"Assuming the world doesn't end, will there come a day when all the music it's possible to write has been written? It's finite isn't it?" - Claire W, via Twitter.
Excellent question. Yes, there are a finite number of songs in the universe - with the one condition that no song can last forever. Let's make it more restrictive and say no song can last for more than 5 minutes (though we could choose 20 or 30 mins and come to the same conclusions.)
Given that, though, it turns out it might not make very much difference that its a finite number...
All of these 5 minute songs could be played on a digital player. So we know all songs can be represented digitally: the waveform can be encoded in numbers. This is jolly helpful for answering this question. Digital encoding is ultimately bits: ones and zeros. So each bit can only be in one of two states, like a lightswitch. 1 - 0. If you have two bits, there are more options: 1/1 - 1/0 - 0/1 - 0/0. You have four options for how to arrange two bits. Three bits? 1/1/1 - 1/1/0 - 0/1/1 - 1/0/1 - 0/0/1 - 0/1/0 - 1/0/0 - 0/0/0. Eight options.
The pattern appearing there carries on: 2,4,8. That's 2, 2x2, 2x2x2... and the pattern carries on working for any number of bits. So the number of combinations is just 2 to the power of the number of bits you have. Which is how, incidentally, you get a byte. A byte can be a number anywhere from 0 to 255 (making 256 total options.) A byte is just 8 bits, and given what we've just said, 2 to the power of 8 is 256. You can check this by writing out eight numbers in a row: 1,2,4,8,16,32,64,128. Choose any combination of these numbers - in effect, marking it one or zero - and you can get any number from 0 to 255.
Err, hope that didn't confuse matters. Back to bits again. So: we know a) any song can be described with bits and b) we have a simple way of working out how many combinations you can get for any number of bits - if we have 100 bits, it's just 2 raised to the power of 100.
The next vital question: how many bits in a 5 minute song? Another side-note: if we're able to describe any 5 minute song with bits, we can also describe any song less than 5 minutes, since there can just be a chunk of silence. So - presuming no mp3 compression, and we just have a waveform, how many bits? It depends on how you sample the music, but supposing we're talking about CDs. This works, of course, because you could have *any* music on a CD and be able to tell what it was: having a better quality version wouldn't change the fact of what song it was. The same counts in reverse: you could probably drop the sound quality very low and still be able to identify what the song was. But let's stick to CD quality for the sake of argument.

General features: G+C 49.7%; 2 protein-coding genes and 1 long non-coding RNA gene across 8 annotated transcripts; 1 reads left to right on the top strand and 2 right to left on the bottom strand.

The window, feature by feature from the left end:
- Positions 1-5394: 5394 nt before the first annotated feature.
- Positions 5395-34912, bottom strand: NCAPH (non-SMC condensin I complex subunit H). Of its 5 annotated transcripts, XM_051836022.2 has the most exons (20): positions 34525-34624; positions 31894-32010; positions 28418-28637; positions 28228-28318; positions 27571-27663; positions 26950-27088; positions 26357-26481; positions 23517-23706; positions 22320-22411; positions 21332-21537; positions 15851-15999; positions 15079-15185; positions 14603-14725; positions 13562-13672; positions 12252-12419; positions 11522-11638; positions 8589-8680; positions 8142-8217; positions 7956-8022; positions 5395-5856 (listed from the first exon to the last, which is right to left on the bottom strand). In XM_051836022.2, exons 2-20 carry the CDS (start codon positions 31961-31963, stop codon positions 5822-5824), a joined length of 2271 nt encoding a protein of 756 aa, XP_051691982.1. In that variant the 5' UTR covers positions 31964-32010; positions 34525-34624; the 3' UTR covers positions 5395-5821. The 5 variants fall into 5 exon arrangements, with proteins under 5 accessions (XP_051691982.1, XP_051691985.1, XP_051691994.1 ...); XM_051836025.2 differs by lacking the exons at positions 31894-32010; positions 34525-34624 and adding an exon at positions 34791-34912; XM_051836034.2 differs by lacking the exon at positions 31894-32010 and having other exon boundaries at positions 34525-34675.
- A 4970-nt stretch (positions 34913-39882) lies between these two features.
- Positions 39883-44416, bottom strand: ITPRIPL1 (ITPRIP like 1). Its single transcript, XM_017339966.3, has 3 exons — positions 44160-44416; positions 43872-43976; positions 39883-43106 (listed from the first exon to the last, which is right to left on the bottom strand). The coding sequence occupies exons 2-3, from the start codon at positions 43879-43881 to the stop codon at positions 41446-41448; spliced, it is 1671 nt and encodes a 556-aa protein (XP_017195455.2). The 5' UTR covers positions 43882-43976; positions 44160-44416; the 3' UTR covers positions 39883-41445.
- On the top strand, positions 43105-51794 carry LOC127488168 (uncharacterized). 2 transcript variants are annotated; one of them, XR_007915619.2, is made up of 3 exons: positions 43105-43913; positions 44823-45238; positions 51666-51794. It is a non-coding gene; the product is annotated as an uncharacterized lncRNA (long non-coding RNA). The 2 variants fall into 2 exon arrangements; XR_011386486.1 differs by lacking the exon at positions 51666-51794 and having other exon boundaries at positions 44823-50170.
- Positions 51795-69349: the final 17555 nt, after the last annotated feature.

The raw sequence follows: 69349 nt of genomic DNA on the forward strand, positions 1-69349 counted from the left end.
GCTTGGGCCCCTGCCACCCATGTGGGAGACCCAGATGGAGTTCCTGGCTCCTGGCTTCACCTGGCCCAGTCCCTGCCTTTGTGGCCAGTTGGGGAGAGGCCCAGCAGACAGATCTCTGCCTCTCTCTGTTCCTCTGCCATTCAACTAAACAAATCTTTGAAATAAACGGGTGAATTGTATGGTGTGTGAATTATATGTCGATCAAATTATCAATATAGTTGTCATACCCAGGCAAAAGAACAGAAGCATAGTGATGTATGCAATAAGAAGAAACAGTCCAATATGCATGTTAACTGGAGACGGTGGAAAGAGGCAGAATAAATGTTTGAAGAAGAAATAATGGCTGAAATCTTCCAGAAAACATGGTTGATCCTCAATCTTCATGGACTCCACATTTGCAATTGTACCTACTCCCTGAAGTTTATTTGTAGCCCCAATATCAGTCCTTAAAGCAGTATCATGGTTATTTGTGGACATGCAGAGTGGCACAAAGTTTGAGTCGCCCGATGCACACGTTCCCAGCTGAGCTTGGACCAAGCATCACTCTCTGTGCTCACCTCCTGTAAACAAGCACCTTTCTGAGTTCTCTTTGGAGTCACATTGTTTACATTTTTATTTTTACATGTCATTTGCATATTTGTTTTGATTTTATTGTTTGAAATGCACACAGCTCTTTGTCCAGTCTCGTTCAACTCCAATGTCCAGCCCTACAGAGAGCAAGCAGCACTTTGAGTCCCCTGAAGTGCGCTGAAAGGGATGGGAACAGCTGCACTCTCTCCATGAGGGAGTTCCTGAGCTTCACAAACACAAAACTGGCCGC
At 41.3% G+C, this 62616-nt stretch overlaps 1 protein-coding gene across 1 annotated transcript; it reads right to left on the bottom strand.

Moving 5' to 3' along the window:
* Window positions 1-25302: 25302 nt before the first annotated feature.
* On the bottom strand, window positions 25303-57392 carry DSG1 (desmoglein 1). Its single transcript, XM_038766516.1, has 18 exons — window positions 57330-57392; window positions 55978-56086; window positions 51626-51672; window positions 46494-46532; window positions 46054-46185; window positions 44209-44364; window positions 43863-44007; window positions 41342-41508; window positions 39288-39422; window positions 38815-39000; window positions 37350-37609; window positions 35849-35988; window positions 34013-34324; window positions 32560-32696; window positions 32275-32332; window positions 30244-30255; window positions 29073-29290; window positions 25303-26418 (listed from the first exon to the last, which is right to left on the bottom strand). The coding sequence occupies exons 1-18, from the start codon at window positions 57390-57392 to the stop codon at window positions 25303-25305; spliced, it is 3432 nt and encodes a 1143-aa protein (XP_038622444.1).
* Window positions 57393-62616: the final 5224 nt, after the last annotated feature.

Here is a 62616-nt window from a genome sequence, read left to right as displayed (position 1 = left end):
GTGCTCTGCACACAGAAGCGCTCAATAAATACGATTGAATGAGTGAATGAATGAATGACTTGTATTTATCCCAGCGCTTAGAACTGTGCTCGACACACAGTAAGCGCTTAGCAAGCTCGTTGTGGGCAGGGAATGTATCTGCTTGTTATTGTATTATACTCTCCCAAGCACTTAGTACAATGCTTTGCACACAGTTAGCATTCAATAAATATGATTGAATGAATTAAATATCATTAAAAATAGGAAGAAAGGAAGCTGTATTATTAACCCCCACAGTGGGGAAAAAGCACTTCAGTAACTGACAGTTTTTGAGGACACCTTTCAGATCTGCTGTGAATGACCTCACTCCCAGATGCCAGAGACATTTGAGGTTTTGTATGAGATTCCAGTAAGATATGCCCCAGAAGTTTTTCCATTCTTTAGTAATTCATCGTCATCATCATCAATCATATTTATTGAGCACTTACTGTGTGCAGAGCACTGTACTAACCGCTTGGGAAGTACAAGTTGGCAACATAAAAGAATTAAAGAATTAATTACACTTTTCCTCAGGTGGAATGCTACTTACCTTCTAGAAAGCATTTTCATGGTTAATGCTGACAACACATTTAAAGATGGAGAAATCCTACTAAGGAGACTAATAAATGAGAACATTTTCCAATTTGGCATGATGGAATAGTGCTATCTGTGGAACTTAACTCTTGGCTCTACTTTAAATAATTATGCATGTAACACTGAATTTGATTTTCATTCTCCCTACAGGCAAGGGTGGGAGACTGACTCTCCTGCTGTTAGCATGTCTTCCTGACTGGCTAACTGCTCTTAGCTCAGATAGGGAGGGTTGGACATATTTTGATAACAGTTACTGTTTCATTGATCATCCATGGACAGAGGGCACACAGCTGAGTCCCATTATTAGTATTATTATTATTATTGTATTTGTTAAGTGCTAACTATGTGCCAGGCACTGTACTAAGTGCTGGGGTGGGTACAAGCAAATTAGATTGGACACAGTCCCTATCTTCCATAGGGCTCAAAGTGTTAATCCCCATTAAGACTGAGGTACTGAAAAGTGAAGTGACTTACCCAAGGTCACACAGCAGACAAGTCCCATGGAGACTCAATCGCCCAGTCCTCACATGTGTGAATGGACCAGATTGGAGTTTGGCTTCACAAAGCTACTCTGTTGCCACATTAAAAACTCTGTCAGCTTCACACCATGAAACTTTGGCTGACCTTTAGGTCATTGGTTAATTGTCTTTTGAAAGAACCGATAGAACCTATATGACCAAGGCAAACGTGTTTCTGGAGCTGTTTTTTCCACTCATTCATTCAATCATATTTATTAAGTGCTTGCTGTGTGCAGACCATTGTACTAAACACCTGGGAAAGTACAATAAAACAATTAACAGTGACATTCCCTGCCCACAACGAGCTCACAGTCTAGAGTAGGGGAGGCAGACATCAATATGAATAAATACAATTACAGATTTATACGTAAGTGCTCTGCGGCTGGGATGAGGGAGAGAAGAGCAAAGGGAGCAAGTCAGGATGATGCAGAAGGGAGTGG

So - CDs have samples of music taken at 44.1 kilohertz. Sampling at one hertz would be one sample per second. 44.1kHz is 44,100 samples per second. Each sample on CDs takes 16 bits to encode. Which gives 16 x 44100 bits in total per second: 705,600 bits. A 5 minute song has 5*60 seconds = 300 seconds. So - the total number of bits in a 5 minute song: 300 x 705,600 = 211,680,000. Just over two hundred and eleven million bits.
We now know that its possible to work out the finite number of combinations for 5 minutes worth of music: it's 2 to the power of 211,680,000. But how big a number is that? Well, there's the famous legend of Krishna and the King, in which Krishna, posing as a sage, asks for only a meagre prize if he wins a chess game: "One grain of rice shall be placed in the first square, two grains in the second square, four in the third square, eight in the fourth square and so on." Which is, of course, just the problem we were working out with bits. It's 2^64 since there are 64 chessboard squares. That turns out to be 18 billion billion grains - enough to cover the surface of India one metre deep.
So if that's 2^64, what might 2^211,680,000 look like? It turns out to be a number over 63 million digits long. As a comparison, the total number of atoms in the Earth is "only" about fifty digits long. One calculation of the total number of hydrogen atoms in the universe comes in at a number 80 digits long.
Another attempt at perspective: if you played 5 minute songs back to back for 1 year, you'd get through 105,120. The universe is between 13.5 and 14 billion years old - so that's about 1.4 million billion songs, back to back, if we got started at the Big Bang. That's a number 13 digits long - some way off our 63 million digit total.
But this isn't entirely accurate: the number I've described is all possible combinations of those bits. Clearly, a lot of them would just be noise. Is there any way of knowing what percentage would count as music? Well, partly that comes down to one's taste, of course! But its worth remembering that, within all the combinations that don't count as songs, you'd be able to find every other 5 minute chunk of sound that's ever existed: somewhere in that number-space, there's you as a 3 year old child talking to your parents. There's also a whole lot of stuff that never happened: you as a three year old child talking to Jeremy Paxman about cheese on toast. Paxman as a three year old child talking to *you* about cheese on toast. Etc. Anything, everything.
Which is odd, isn't it, because we know it's a finite number. What this means, I think, is that finite numbers will do us fine on a day to day basis, thank you very much. I mean - you can also digitally encode video. How many possible DVDs are there in the world? Again, somewhere in that number space there's a DVD where 3 year old Claire plays Aragorn in Lord of the Rings. "By nightfall, these hills will be swarming with orcs!"
So, to sum up: yup, there are a finite number of songs - they're a subset of the finite number of total bits on a CD. But there are soooo many of them, we could never, ever write them or listen to them in the lifetime of this or many more universes.